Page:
Creed Review – Worthy of Being a Classic

I am upset with myself that I never took the time to see Creed when it was released last year.  I purposefully watched Fruitvale Station and Rocky in preparation for Ryan Coogler’s Force Awakens-esque reboot-remake-sequel.  But I just never went out to see it.  Fortunately I was able to see it recently and man was I blown away by this film.  Rocky is often considered to be one of the best movies ever made and is rightfully positioned as one of the best boxing movies.  I would have to say that Creed deserves to be placed along films such as The Fighter and Raging Bull as one of the best boxing films ever made.

Creed is the story of Adonis Creed aka Adonis Johnson, played marvelously and ferociously by Michael B. Jordan (who is quickly becoming one of my favorite actors), who is the illegitimate son of Apollo Creed, the famed rival of Rocky Balboa (Sylvester Stallone giving a sorrowful and caring performance), and tries to make it as his own in the boxing world as he trains with Rocky to prove that he is worth more than his father’s name.  The film’s story is simply fantastic, as it focuses on Adonis’ relationships and the ghost of his father. Adonis spends much of the film trying to make a name for himself while escaping and ultimately embracing his father’s legacy as a Creed.


Ryan Coogler has crafted a film that is, in a word, fantastic.  On an incredibly superficial level, Creed appears to have all of the trappings of a typical underdog boxing movie.  The hero works from the bottom, has a love interest, has an older trainer who makes life tough for him, deals with familial hardship and violence, and ultimately has a big fight that echoes his fight in life. But Creed is so much better than that cliched tale because it transcends every typical story beat.

Adonis’ love interest (a magnetic Tessa Thompson whom I was first impressed by in Dear White People) is her own person, whose story and background is so fascinating that I would gladly follow her character in her own movie.  Rocky is very different from his other films.  He is older and wiser, and much more weary.  His age has caught up with him, but, like his new trainee, still has something to fight for and he and Adonis help each other.  Adonis is not the typical underdog.  He is not this poor kid, but a rich adult with a cushy job and a loving adoptive mother (Phylicia Rashad).  Each familiar trope has a unique twist that allows Creed to stand out and stand up against other similar films.  Especially the relationship between Rocky and Adonis.


But before I focus on the great father-son relationship between the two leads, I want to give praise to Coogler (who is only 30(!)), the actors and the cinematographer Maryse Alberti for capturing intense and amazing fight scenes.  The one-take has been mentioned a lot, but I love the little character beats that are inserted into the choreography and scenes, such as the moment that when Adonis starts unwrapping his gloves after a TKO down in Tequila as the ref is still counting.  His confidence and arrogance is wonderfully shown through that simple background motion.  The fights are worthy to be seen on their own due to their creativity and clarity and design.  Bravo Coogler and Alberti.  Can’t wait to see what they do with Black Panther.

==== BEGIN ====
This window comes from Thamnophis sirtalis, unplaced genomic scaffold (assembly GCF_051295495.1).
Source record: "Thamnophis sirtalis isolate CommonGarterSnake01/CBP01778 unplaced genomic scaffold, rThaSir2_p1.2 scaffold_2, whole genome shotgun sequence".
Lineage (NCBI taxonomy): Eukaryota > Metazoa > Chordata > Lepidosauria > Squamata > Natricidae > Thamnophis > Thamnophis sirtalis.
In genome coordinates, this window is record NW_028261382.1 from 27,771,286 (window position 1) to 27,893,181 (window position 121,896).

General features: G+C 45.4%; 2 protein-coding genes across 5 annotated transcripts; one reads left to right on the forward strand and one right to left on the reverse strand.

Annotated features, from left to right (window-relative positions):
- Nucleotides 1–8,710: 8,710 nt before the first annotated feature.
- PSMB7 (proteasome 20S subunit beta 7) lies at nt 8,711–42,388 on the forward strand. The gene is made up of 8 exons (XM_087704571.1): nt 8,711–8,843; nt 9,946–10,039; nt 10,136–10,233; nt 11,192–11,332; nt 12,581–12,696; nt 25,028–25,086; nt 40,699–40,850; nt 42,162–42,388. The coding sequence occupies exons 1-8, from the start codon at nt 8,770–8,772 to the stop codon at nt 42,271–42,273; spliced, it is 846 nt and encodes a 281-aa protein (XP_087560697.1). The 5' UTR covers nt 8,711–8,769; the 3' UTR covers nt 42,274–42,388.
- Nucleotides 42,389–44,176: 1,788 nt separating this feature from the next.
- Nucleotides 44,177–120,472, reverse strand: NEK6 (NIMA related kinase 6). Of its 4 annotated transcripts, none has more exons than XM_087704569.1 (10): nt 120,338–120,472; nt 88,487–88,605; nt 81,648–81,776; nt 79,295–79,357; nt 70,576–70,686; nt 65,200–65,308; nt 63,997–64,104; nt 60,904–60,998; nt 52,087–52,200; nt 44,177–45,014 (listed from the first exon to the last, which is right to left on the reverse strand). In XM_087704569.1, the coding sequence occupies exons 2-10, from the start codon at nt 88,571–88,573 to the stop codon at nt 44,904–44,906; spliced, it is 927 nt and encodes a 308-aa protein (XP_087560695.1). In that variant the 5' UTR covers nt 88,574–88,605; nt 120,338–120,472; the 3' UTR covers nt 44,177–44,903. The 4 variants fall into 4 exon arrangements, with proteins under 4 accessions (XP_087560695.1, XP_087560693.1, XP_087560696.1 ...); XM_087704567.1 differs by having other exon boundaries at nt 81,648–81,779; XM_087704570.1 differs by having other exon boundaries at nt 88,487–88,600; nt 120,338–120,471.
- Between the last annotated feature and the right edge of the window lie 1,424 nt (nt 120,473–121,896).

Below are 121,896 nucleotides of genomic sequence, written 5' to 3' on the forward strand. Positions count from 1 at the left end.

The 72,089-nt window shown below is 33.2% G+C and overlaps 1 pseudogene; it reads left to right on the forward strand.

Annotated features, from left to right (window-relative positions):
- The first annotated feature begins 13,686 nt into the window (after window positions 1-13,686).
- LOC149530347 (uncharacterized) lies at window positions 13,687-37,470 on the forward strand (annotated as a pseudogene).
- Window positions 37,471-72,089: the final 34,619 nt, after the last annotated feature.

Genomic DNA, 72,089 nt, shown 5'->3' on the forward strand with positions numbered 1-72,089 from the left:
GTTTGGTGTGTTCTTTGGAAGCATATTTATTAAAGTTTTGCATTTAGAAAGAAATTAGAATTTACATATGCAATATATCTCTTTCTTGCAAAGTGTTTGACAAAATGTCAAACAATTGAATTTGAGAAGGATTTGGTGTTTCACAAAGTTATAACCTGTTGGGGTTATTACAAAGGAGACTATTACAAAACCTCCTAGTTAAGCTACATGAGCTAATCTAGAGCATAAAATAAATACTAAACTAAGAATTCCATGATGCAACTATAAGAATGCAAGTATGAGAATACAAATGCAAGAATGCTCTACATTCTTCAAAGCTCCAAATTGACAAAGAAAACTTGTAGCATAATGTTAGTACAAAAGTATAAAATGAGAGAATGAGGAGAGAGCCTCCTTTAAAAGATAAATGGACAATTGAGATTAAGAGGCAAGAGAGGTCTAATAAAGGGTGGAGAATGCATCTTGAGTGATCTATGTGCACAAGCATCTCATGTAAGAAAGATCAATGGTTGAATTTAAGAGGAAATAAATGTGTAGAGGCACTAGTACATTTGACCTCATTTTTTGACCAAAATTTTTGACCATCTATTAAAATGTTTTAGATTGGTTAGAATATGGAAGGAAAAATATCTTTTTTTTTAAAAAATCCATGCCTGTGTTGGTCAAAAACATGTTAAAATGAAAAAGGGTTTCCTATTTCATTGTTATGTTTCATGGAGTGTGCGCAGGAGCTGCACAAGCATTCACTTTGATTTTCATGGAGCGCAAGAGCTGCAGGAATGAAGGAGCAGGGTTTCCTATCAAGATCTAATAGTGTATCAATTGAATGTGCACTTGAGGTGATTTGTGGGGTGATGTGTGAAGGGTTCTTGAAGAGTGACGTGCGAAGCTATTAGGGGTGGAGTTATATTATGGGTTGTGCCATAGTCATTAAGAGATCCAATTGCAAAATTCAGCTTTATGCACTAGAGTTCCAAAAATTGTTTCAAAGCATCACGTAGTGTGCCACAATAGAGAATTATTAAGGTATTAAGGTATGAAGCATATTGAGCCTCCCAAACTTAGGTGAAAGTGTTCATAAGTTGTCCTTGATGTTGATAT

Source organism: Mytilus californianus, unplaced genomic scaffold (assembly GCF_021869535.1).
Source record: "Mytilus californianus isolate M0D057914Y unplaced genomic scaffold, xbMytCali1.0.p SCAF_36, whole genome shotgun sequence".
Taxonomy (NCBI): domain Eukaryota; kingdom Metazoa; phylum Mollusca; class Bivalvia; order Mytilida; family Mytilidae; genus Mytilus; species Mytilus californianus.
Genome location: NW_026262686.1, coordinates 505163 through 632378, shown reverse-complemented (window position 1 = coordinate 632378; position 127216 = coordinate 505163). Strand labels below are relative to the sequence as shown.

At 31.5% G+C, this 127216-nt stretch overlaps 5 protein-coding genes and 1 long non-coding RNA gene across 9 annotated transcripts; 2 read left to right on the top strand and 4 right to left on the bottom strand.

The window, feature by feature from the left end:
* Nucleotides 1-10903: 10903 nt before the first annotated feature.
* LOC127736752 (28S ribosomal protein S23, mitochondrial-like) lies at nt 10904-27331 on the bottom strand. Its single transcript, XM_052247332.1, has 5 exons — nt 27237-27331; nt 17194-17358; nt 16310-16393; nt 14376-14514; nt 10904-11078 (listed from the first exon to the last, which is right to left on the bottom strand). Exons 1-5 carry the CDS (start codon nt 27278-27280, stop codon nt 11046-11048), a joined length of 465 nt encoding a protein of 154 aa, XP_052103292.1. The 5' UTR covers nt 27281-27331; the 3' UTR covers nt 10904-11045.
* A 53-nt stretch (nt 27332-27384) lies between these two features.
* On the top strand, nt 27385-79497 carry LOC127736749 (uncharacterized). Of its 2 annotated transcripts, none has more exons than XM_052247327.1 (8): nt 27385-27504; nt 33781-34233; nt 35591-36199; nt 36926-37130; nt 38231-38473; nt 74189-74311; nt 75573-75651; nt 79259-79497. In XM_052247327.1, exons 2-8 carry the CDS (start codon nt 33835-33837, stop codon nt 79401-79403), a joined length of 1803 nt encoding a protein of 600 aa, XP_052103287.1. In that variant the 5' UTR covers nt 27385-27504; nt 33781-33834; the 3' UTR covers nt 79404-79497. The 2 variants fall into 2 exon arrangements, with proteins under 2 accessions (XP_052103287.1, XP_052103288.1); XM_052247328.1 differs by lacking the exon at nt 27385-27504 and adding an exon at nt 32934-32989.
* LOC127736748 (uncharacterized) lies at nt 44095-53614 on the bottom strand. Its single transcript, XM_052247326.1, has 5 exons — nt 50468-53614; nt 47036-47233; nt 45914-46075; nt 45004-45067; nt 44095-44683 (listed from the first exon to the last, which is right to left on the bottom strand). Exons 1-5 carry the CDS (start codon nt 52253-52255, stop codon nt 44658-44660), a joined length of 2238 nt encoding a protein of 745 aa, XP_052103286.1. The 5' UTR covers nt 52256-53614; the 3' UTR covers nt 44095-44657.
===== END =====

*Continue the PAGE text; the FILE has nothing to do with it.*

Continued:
Now back to the characters.  The soul of Creed can be found in the chemistry between Stallone and Jordan.  The love felt between the two is palpable.  I completely bought into Adonis’ need for approval and praise from Rocky.  And I felt, through all of his thick skin, the subtle loneliness that Stallone brought to the role.  Rocky needed a reason for life in Adonis just as much as Adonis needed a trainer and father in Rocky.  Their relationship progressed gracefully and naturally.  I never felt that the dialogue nor the performances nor the actions of the characters felt forced.  They were completely in line with what was set up in past films and in Creed.  The bond formed between these two fighters was heartwarming and not melodramatic, which can be tough to do in a sports movie.

Creed is one of the best films of 2015, one I wished I saw in a crowded theater, and easily one of the best boxing films ever made.  Due to the fight scenes, the rich themes, and amazing performances, Creed deserves to carry on the classic legacy of Rocky.


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